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Igarashi began working as a programmer for Konami in 1990, and he had his eyes set on designing a Castlevania game from day one.While toiling away on the development of his cheerful yet cheesy dating sim, Igarashi worked directly next to the teams creating the more tantalizing Castlevania series, a popular franchise that had already seen a dozen successful installments.Of course, Cisco points out the obivous absence of Barry. Joe also tries to get Iris to take a break to grieve, but this upsets her and she leaves. Back at her apartment she settles in when the building shakes and things explode. Keeping with theme Iris is upset and wants only to focus on the task of defeating the samurai. He goes to a bar and finds Caitlin tending bar there. In early Japanese PC culture, dating sims were a thriving subgenre, specifically bishōjo games – “pretty girl games" – where choices made in a largely text-based experience encouraged players to interact with, date, and ultimately seduce a variety of digital anime women.If you worked out at the gym, liked the right movies, and had the right blood type (Japan’s cultural equivalent to astrological personality types), the games' women would compete for your attention. I promise this relates to your favorite Castlevania game.Toru Hagihara, who had previously directed the immaculate Castlevania: Rondo of Blood, led the development team on Symphony of the Night until Igarashi moved in.
Ask a contrarian hipster and they’ll claim it’s the exuberantly experimental Castlevania: Bloodlines for the Sega Genesis.
But ask anyone else (please) and the near-unanimous response will be 1997’s crowd-pleasing, lavishly indulgent Play Station game, Castlevania: Symphony of the Night.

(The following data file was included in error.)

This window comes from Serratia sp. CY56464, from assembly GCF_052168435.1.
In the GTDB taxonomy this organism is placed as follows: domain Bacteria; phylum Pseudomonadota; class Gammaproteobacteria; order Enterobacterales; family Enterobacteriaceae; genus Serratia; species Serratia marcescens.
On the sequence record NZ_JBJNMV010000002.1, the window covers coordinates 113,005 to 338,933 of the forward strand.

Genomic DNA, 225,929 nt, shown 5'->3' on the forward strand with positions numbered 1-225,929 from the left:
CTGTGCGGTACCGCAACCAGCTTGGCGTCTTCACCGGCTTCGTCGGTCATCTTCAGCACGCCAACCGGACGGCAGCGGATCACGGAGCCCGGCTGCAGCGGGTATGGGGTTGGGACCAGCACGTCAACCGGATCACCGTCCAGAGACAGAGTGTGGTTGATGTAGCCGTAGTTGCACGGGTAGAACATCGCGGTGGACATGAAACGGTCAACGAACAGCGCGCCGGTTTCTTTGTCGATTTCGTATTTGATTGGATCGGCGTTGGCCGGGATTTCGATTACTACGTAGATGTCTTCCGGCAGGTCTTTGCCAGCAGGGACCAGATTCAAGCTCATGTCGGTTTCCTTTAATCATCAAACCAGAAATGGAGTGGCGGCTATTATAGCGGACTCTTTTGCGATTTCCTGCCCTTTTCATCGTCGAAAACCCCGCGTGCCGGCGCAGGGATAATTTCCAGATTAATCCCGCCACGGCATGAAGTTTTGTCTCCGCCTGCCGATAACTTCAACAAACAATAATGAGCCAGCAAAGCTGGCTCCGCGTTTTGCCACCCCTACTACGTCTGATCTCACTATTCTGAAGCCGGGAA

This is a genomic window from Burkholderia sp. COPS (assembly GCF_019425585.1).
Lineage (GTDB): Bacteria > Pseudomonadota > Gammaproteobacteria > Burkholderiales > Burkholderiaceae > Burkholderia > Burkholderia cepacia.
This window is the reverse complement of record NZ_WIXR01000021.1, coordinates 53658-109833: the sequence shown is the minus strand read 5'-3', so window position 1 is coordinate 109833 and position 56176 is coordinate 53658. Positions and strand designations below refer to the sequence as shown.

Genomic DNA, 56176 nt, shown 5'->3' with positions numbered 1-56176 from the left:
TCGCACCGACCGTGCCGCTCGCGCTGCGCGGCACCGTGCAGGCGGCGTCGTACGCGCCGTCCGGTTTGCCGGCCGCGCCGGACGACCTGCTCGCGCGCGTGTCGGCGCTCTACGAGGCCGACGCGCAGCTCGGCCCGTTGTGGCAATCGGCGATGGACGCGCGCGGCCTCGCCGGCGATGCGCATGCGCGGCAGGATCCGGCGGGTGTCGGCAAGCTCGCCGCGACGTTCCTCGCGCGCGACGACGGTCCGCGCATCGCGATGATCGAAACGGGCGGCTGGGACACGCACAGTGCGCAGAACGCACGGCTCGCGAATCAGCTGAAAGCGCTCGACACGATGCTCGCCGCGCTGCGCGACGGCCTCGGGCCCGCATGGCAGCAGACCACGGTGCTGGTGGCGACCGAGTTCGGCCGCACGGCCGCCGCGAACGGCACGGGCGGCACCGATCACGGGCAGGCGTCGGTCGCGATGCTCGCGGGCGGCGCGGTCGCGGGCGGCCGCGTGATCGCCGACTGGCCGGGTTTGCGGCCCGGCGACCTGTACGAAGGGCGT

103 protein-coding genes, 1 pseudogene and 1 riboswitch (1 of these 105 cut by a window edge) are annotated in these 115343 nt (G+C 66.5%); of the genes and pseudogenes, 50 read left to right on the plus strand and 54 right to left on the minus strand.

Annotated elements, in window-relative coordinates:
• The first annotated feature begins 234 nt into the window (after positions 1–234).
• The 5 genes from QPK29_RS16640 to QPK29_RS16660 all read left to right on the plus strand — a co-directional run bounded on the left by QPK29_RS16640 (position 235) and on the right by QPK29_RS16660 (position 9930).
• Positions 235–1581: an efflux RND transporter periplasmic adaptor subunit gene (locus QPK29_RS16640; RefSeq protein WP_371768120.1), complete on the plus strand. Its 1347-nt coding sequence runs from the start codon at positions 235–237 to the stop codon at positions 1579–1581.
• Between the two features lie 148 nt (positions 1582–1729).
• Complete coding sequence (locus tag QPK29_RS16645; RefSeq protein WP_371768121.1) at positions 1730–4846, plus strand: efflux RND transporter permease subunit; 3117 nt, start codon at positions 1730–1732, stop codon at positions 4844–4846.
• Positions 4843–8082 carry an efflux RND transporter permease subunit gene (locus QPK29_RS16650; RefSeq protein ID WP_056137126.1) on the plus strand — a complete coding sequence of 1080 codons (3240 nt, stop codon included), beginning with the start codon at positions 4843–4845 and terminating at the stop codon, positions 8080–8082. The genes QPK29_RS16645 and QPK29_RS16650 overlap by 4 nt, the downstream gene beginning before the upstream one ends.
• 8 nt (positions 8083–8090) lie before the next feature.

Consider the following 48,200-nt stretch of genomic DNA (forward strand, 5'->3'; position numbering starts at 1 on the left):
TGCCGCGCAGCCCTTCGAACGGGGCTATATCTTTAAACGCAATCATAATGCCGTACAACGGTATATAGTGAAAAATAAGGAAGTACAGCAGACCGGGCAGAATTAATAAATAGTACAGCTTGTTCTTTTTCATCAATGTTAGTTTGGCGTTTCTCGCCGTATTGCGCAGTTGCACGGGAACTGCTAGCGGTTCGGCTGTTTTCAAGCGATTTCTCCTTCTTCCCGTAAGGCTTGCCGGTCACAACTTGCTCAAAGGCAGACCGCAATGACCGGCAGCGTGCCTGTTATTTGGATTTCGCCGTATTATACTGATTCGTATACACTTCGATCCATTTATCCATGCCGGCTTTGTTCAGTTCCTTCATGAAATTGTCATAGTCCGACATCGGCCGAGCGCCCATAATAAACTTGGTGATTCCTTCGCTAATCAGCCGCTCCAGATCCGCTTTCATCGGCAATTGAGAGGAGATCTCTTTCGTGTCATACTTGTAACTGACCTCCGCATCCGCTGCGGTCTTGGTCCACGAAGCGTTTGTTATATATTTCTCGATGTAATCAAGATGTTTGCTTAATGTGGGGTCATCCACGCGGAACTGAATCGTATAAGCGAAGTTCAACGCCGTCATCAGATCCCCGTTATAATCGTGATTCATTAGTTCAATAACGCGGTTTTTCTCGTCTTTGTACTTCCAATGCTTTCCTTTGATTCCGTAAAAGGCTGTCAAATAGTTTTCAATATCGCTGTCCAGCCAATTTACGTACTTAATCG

As the moon circumnavigates the earth for the 260th time since the game's release (or in mortal terms, its 20th anniversary) on March 20, what better time to wind back the clock's hands and revisit one of gaming’s perennial horror classics.
We open with Iris doing the voiceover, giving us a quick update as to how things have been going in the six months since Barry entered the Speed Force. Iris tries to explain things to Barry but he keeps drawing and talking gibberish. He freaks out until Caitlin stops him with what looks like Captain Cold’s gun. Wally tires to trick him into thinking he’s the Flash, but the samurai isn’t falling for it. Caitlin says she’s back on the team, which is nice, but then she goes to the bar to quit her job and that goes oddly.
It turns out that she’s been running Team Flash (or Team Kid Flash. Wally and Cisco and Joe go after a teleporting bad guy while Iris commands the team from STAR Labs, but Wally and Cisco get the job done with Joe locking the teleporter down for arrest with what appears to be some new meta-catching tech. The gang goes to see Barry when he’s brought to the police department, but it’s not the Barry we now. Meanwhile at the lab, Cisco thinks he can decipher what Barry has been scribbling, but the translation is weird: “This house is bitchin’.” No one knows what that means. Killer Frost makes an appearance which means that Caitlin doesn’t quite have control.
With Hagihara’s underlying design sensibilities already in play on Symphony of the Night, Igarashi sought to further broaden Castlevania's appeal when he began his work as an assistant director.